In the world of special needs, I find that there’s a huge focus on sleep and kids with autism (ASD). And, it makes sense! Depending on what journal, study, or blog article you’re reading, poor sleep affects anywhere between 40–80% of kids on the spectrum.
That’s a whole lot of kids who don’t sleep well.
Having worked as a sleep consultant for kids with special needs, there have been a lot of new and interesting things I’ve learned about this group of kids and their sleep. Now, that being said…
Every kid is different.
No question, there is never two kids that are quite alike. When it comes to getting a child to sleep better, the approach is always going to be different. But, there are some “common trends” that I want to share so that you can learn just a little bit more about your own child’s sleep.
1. LONG wake ups at night are really, really common.
This sleep issue fascinates me. Over the last 3 years, this is one common struggle that my families will tell me about. And, I still don’t know 100% for sure why it happens, but this is what I’ve found:
- This long wake up happens anywhere between 1-3am
- Kids with autism can wake up and stay up for up to 4 hours (on average, I’d say it’s around 2.5 hours).
- These kids really want to go back to sleep, but they literally can’t.
- It’s exhausting for everyone…
And, it’s super frustrating for parents! When you can see on your child’s face that they’re desperate to get back to sleep, that would make any parents worry. And, guess what? It’s not because your child just doesn’t need as much sleep, it’s not because that’s your child’s most active time of day.
There’s some very important shifts happening at night.
And, for kids on the spectrum that shift is really, really hard to navigate. At night, our sleep starts off deep and restorative. But, around that 1am time sleep changes. A different part of the brain is working, and we are spending more time in REM (Rapid Eye Movement) sleep.
Because it’s not quite as deep, a child who has heightened senses has a harder time coasting through that change. And, for kids who need parents with them to go to sleep this restlessness at night is even more extreme.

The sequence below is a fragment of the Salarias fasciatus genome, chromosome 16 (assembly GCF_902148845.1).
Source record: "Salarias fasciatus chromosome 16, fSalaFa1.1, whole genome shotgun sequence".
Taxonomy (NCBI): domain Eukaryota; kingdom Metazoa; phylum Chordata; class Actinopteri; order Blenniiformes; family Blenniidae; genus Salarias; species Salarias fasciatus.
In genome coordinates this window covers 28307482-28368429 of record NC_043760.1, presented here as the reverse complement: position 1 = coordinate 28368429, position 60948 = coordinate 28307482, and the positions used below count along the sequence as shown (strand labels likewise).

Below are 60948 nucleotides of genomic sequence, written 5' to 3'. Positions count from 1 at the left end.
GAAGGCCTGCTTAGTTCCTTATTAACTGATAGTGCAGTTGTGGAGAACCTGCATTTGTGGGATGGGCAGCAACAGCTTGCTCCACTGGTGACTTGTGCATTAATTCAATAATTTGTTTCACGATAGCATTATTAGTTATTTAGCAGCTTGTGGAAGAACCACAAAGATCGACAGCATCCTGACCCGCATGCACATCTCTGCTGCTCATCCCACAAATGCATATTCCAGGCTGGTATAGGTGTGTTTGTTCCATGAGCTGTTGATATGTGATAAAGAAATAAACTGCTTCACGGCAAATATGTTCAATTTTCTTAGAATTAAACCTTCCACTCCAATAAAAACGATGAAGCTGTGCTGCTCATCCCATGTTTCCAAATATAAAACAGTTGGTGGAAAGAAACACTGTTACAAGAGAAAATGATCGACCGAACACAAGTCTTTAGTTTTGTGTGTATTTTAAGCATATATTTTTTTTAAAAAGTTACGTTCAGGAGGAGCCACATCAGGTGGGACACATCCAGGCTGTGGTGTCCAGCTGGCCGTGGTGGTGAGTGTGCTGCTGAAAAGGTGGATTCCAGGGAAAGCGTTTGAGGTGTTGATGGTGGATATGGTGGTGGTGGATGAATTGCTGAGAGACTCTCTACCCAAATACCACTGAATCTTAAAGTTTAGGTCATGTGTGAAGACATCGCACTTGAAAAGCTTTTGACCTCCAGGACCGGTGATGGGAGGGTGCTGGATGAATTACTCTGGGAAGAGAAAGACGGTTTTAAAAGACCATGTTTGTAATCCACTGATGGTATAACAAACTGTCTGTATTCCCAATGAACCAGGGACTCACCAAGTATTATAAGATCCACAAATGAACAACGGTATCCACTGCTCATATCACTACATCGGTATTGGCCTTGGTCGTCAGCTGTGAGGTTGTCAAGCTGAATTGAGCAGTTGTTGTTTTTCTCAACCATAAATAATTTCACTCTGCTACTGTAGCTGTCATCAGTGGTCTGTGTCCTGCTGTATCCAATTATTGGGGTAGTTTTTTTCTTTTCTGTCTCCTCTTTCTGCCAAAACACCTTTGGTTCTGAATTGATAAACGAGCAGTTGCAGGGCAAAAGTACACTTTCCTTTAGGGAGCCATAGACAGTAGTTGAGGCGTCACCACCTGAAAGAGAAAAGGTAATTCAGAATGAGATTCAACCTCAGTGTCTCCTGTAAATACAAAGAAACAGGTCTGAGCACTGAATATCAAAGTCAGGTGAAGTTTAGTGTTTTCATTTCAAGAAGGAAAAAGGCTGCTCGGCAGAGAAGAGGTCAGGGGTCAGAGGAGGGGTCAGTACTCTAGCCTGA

2. Taking hours to get to sleep is not uncommon, either
And, I realize that this may not be earth shattering. However, I find that most kids who take a really long time to get to sleep are:
- Seeking stimulation that they didn’t get enough of during the day
- They’re super overtired (yes, they’ve got all sorts of sleep debt).
- Maybe they need a different sleep schedule.
And, many parents will tell me that their child gets TONS of activity. But, they still need to jump, bounce, run, leading up to bedtime.
Kids with on the spectrum need to have certain cups filled in regards to sounds, touch, balance, physical activity, etc. Some children need more of one thing, and less of the others. Chances are, you already know what those needs are. Most conventional therapies don’t address those needs enough and parents do need to do more at home.
On the flip side, there can be too much of a good thing.
Too much stimulation can also make the brain really disorganized before sleep. So, it’s a matter of finding a good balance.
In most cases, kids have some lingering sleep debt and that shows up at bedtime. When kids are overtired, the area of the brain that control sleep are completely out of whack. Unfortunately, the areas of the brain that control balance, coordination, language, behavior, sensory regulation, are all next door neighbors to the sleep areas. So, for kids on the spectrum sleep debt can feel like a double whammy.
When sleep debt is addressed, in the majority of cases falling asleep becomes significantly easier.
3. Sleep issues can be resolved very quickly
One thing that I love about working with kids with autism is they learn fast! Whether a child has only been dealing with sleep issues for a few weeks, months, or in worst cases — years, they respond really well when sleep is made priority.
It’s not easy work. There’s a lot of things that parents need to put in place to make sure that their child learns to sleep better. It takes a lot of work to stay consistent, and staying on top of it can be a challenge to anyone. But, boy — the work pays off.
And, I think this simply stems from the fact that these kids crave routine. Very often, they end up loving bedtime routine, and will ask parents to go to bed! Yes, it’s a possibility.
If parents outline exactly what’s going to happen, what changes they’re going to make, and stick with it, these kids can become champion sleepers! And, that ultimately is the biggest benefit of having a sleep coach. Having a customized plan for that addresses all of a child’s needs, sleep habits, and more helps parents feel at ease and empowered to get their child resting easier.